It is a truth universally acknowledged that a comic book character in possession of a solid fanbase must be in want of a screenplay. Frankly, it’s starting to grate a little: the only films being greenlit in Hollywood right now are either sequels or adaptations, and original screenplays are only approved if producers detect Oscar potential. It doesn’t mean there are no good films being made, of course, but they’re all starting to feel a bit similar.
The notable exception to this rule lies with Marvel. Avengers Assemble became the third highest grossing film of all time, and although its cast, characters and hype had just about guaranteed its success from the day it was announced, the chances are it wouldn’t have scored so many repeat viewings if it hadn’t been one of the funniest, most action-packed and sharply-written films of recent times. Despite the varying quality of the films which built up to it (consider Iron Man alongside Captain America, for example), director Joss Whedon managed to turn in the best comic book film never to star Christian Bale or Christopher Reeve. In building this universe of crossovers, Marvel redesigned the franchise business model.
It’s tempting to say that the bug is catching, but the fact is there has been a similar idea bouncing around Development Hell for several years. DC, or The Other Daddies of Comic Books, have been struggling with the concept of a Justice League film – think Avengers, but with Superman, Batman, Wonder Woman, Green Lantern, Aquaman, the Flash and whoever else is free at the time – and with Marvel proving that ensemble superhero films can be done, the green light is finally flashing.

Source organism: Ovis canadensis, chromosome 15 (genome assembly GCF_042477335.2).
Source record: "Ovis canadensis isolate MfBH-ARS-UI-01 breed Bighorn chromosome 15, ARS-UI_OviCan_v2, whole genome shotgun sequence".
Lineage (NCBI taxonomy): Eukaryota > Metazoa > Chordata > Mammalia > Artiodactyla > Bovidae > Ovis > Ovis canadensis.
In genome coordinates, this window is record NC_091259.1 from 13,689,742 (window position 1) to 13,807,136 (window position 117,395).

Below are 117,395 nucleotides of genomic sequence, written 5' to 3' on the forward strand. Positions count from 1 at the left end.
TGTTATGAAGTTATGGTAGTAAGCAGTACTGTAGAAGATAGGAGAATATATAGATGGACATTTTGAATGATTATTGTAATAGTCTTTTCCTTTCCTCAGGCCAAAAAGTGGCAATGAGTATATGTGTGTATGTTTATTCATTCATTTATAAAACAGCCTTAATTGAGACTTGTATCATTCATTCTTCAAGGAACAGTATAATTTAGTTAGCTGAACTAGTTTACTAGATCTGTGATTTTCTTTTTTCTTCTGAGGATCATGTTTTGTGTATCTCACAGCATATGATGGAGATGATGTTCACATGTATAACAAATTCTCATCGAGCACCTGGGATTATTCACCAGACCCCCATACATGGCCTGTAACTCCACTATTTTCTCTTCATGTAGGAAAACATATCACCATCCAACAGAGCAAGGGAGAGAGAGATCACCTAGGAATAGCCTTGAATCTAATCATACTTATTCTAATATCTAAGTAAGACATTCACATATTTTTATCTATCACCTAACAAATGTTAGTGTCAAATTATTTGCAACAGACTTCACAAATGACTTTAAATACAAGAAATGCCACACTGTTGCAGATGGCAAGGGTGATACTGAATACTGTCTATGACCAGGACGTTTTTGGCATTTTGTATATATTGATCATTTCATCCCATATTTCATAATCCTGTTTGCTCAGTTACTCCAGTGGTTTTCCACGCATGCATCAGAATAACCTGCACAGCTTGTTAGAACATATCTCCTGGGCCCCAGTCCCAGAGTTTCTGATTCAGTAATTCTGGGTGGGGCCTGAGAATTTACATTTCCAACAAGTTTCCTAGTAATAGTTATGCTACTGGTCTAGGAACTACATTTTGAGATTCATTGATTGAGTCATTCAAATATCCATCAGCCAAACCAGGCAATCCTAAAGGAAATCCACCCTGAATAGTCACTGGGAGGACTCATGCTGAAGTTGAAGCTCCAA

It makes sense to think about doing Justice League now: we know the model works, and technological developments including performance capture, 3D, CGI and even the increased frame rates being used by Peter Jackson in the Hobbit trilogy mean there’s unprecedented scope for spectacle. But there are plenty of obstacles to a DC ensemble film, and some of them might be insurmountable.
To start with, look at the characters. Superman shouldn’t be an issue – Zack Snyder’s Man of Steel is due for release next year, and he openly acknowledges the relationship between his film and Justice League. It could perform the same function as Captain America: The First Avenger. Green Lantern, however, is more complex. The Ryan Reynolds film version didn’t completely bomb, but it was critically panned. As in, a Rotten Tomatoes rating of 26% kind of bad. It’s not the most well-known of properties anyway, so it’s unlikely the character would draw a huge audience; either way, the question remains of whether Reynolds would want to return, if the original is still canon or if a reboot is required for the new plot to work.
Then there’s Wonder Woman and The Flash, both major players in the DC universe with huge fanbases but no prior screen outings. Both have been mooted, and at one point (thankfully idle) speculation was rife that Megan Fox was in talks to play Wonder Woman, but neither has come to fruition thus far. Given the fact that neither has the simplest of origin stories, the writers would have to figure out a way to contextualise both characters without obstructing a self-contained action plot. Plus, as any comic fan will tell you, Aquaman is rubbish.